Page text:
Strengthening Citywide Policies and Controls
We also identified opportunities to strengthen the City’s oversight of IT commodity contract usage, such as General Services Department:
- Submitting an annual information report to policy makers (including both the Information Technology and General Services Sub-Committee and Budget and Finance Sub-Committee of City Council) delineating the amounts spent by departments through the City’s IT commodity contracts;
- Requiring City departments to upload receiving documents into the City’s Financial Management System (FMS) prior to payment on any IT commodity contract;
- Working with the City Attorney to ensure all IT commodity contracts consistently contain clauses to emphasize professional services (e.g., general consulting and IT application development) are not allowed to be procured by the commodity contracts and the City maintains its right to complete audits on the contract; and
- Requiring all City departments to notify the City’s IT Oversight Committee of all large-scale IT projects that are expected to exceed a certain dollar threshold (e.g., $1 million) to periodically monitor these projects to ensure City resources are effectively used in completing these IT projects. The IT Oversight Committee meets once a month and includes representatives from the Office of the City Administrative Officer (CAO), the Office of the Chief Legislative Analyst, and the Mayor’s Office.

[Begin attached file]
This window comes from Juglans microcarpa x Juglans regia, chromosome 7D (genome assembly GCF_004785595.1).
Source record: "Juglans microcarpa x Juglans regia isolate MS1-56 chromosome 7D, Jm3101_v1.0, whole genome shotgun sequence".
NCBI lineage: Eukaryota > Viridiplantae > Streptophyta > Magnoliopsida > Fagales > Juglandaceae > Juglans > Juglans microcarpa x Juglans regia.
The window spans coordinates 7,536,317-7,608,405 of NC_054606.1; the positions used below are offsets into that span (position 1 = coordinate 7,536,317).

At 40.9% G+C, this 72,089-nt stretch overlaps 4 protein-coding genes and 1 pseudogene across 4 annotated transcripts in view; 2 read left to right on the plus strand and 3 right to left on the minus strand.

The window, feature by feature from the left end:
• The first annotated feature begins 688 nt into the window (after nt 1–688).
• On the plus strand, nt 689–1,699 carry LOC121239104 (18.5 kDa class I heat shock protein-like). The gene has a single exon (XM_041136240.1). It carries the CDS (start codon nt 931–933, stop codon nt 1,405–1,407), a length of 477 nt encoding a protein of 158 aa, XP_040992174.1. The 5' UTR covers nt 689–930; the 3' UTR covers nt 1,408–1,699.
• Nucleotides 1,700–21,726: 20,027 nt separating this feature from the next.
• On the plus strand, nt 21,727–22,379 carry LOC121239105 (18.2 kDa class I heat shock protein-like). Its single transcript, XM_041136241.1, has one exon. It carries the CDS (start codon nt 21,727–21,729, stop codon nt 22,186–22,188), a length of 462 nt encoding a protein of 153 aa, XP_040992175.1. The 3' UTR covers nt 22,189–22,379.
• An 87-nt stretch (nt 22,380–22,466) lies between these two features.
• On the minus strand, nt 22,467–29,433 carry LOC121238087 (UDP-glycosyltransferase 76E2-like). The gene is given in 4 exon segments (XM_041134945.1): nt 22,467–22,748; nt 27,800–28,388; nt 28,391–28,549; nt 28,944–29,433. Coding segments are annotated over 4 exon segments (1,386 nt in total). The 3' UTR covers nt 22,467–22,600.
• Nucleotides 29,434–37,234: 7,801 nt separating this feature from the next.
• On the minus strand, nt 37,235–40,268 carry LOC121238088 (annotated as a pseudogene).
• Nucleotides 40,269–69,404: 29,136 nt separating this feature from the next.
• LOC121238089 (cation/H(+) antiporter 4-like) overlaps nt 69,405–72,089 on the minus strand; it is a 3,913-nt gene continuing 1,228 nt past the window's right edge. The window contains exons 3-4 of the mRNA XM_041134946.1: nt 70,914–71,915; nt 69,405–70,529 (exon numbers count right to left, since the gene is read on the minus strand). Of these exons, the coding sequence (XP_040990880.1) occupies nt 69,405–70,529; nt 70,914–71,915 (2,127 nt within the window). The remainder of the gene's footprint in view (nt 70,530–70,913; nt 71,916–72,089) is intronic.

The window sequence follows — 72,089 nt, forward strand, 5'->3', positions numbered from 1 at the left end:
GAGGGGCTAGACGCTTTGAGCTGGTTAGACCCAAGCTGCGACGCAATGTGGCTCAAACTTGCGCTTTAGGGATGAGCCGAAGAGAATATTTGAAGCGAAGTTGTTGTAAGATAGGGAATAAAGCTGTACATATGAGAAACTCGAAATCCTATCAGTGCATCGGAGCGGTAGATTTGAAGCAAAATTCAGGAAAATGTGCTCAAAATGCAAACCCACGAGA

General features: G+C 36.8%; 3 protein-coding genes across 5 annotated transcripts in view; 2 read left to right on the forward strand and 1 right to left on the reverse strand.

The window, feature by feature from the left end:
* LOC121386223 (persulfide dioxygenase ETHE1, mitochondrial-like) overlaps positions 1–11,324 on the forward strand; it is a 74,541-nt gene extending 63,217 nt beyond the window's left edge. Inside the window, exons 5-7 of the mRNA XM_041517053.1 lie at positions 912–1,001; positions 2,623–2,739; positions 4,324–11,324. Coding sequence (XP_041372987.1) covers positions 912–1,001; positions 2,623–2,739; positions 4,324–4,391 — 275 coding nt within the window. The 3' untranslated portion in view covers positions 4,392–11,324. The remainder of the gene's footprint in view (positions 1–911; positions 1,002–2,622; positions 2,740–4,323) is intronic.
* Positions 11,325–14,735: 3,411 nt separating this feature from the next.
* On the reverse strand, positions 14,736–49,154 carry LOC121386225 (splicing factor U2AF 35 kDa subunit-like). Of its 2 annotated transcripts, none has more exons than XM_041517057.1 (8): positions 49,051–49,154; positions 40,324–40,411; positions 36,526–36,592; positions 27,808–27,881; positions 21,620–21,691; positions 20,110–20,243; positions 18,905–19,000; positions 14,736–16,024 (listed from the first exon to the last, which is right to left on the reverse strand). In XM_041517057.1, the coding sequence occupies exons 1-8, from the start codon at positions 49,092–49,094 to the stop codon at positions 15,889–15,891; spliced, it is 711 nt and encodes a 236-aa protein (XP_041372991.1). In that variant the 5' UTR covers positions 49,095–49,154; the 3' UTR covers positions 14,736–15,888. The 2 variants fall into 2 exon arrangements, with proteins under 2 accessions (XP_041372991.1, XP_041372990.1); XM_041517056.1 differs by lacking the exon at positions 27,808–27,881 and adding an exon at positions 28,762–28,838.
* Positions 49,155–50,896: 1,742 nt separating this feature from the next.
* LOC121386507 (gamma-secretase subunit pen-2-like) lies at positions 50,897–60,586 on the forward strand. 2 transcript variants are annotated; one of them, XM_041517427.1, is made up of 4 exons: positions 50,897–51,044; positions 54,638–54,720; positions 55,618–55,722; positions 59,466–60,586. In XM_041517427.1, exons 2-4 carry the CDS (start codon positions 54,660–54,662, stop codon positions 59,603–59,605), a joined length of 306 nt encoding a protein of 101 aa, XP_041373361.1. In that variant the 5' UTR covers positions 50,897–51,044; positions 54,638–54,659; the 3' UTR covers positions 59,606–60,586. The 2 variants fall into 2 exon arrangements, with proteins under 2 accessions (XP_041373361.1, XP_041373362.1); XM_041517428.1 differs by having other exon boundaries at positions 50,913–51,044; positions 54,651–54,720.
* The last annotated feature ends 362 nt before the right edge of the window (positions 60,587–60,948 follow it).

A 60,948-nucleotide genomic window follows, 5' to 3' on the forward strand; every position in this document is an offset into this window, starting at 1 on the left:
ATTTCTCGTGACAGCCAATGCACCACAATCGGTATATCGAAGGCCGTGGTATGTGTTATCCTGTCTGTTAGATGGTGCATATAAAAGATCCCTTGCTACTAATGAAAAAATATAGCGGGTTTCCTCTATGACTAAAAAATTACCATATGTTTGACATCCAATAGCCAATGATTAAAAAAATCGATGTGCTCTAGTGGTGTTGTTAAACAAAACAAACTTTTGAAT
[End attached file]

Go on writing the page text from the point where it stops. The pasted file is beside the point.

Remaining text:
Increasing Building and Safety Budget and Fee Transparency
The Building Permit Enterprise Fund derives its revenue by assessing fees for its services. It is a best practice to conduct a detailed “Fee Study” periodically to assure that the set fees recover the full cost of delivering services – no more or no less. A fee study has not been conducted in more than ten years. We recommend that a fee study be conducted as soon as practicable, and every three years thereafter.
Lastly, the total Building Permit Enterprise Fund Budget for FY2018 is $328 million. The budget includes $138 (42%) in reserves. The large budget reserve must be broken into greater detail to enable City leaders to determine if the reserve is necessary and properly supported.
Review of Report and Action Plans
A draft of this report was provided to Building and Safety, the CAO, and General Services’ management on February 8, 2019 and we received each of their action plans to implement the recommendations contained in this report (see Appendix I).